“Something happened while I was doing that three month gig. I fell in love with my new job, my new company, and the weekly paycheck that came with it. Gone were the days of the real estate roller coaster. I could eat!”
Today’s guest post comes to us from Lisa Affi, who is so capable and beautiful and talented she could probably start over 15 more times and do just fine, thank you.
By the time you’re 40, you think you’re career life is settled and you are geared to stay on your path until retirement. For more than 15 years, I worked in the real estate profession. For many of those years, I worked as both a real estate agent and as an office manager/trainer/property manager. At age 37, I finally decided to take the proverbial dive into the shark-infested waters of full-time real estate sales.
The real estate market was going at a fast clip with property values rising almost on a daily basis. I had been in the business long enough to know the warning signs that it was all going to come crumbling down. Just like that. It did. Escrows were falling out. Buyers were panicking. Real estate as we knew it was coming to an end. My life was about to change in ways I had no idea.
I had made quite a bit of money in my own real estate investments. I had taken my equity and purchased a beautiful home in a lovely hillside community in San Bernardino County.
Still in denial about the long term effects of the real estate crash, I found myself taking the odd part-time job to get by; a hotel concierge (two weeks), a chip runner at an Indian casino (one month). The latest was a three month gig at a Fortune 500 company in the communications department. “No problem,” I thought. “In three months, I’ll get back on my feet and back into the game.”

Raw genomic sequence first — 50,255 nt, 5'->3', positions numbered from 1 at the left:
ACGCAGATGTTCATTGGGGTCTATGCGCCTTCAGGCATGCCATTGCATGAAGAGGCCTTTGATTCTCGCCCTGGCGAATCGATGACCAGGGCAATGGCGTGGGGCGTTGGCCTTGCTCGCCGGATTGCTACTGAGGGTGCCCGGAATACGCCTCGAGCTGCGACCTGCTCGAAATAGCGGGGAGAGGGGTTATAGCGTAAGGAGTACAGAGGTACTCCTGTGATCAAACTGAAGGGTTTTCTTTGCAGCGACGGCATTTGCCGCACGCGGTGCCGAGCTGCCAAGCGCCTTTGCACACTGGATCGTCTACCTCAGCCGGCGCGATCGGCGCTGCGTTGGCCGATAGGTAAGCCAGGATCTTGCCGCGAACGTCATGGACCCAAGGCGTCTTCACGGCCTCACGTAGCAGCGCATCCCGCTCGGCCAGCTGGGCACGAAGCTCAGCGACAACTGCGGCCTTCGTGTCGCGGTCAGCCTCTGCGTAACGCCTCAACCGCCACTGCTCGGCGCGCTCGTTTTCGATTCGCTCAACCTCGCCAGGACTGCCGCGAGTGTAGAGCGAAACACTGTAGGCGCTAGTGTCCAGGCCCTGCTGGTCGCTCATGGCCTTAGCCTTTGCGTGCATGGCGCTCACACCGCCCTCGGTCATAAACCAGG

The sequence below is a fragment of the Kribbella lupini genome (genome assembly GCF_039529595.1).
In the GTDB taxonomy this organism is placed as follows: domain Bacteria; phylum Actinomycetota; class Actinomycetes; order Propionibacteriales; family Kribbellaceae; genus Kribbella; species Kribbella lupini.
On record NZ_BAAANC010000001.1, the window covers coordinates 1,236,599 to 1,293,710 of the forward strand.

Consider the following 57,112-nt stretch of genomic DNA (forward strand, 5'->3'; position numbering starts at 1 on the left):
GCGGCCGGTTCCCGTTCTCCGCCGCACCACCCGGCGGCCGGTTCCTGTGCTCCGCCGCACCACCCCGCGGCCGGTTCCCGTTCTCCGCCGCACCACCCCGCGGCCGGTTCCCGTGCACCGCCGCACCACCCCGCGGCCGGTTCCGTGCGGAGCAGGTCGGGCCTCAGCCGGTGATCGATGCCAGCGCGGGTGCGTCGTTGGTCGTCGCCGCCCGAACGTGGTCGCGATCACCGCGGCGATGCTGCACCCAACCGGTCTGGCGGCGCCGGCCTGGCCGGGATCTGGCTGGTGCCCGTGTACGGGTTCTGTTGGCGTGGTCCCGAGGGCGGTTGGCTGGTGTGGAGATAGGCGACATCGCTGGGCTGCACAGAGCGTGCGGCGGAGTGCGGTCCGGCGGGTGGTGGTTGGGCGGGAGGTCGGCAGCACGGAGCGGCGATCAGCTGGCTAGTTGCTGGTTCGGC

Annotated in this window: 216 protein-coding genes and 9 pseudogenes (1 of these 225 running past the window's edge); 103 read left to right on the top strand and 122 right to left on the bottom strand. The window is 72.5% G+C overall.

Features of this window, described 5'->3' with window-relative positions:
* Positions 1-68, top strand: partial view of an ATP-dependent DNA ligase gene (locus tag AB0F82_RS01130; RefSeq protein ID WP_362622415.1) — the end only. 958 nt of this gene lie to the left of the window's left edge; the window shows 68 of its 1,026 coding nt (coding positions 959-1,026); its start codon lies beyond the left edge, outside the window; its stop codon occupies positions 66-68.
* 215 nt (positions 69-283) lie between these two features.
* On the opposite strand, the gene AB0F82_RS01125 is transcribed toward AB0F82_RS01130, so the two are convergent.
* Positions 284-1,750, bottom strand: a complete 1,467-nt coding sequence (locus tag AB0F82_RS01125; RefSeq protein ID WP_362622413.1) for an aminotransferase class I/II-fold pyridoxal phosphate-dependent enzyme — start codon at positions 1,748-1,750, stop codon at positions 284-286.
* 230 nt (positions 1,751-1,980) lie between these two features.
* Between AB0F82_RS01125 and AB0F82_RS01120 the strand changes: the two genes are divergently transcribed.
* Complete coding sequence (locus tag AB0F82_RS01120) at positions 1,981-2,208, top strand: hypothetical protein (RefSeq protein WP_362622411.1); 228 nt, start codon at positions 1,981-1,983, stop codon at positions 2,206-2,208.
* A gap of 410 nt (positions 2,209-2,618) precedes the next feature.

I never went back to real estate.
Something happened while I was doing that three month gig. I fell in love with my new job, my new company, and the weekly paycheck that came with it. Gone were the days of the real estate roller coaster. I could eat! At the end of my three months, they hired me full time.
They say that for every humbling life experience, you gain a life lesson that will take you to a new understanding. That’s IF you learn the lesson. 2007 was the year, I learned that nothing is forever and hard decisions make you stronger. I lost everything. But I didn’t lose my spirit.
I am on a whole new path. A path I never even noticed was there. I have never felt more at home than I do in my new career. I discovered more things about myself that year and since than I ever imagined. I found out that I am stronger than I ever thought possible.
I never shared my story with anyone. I never felt the need to complain about where my life took me. But as you go through these experiences, at some point you want to share that new found knowledge in the hopes that someone else could benefit from what you went through. But if you could take just one something from it, remember that old saying is true: When one door closes, a window really does open. Be open to it. Let yourself learn from the experiences that life gives you. Take the gift. Open it.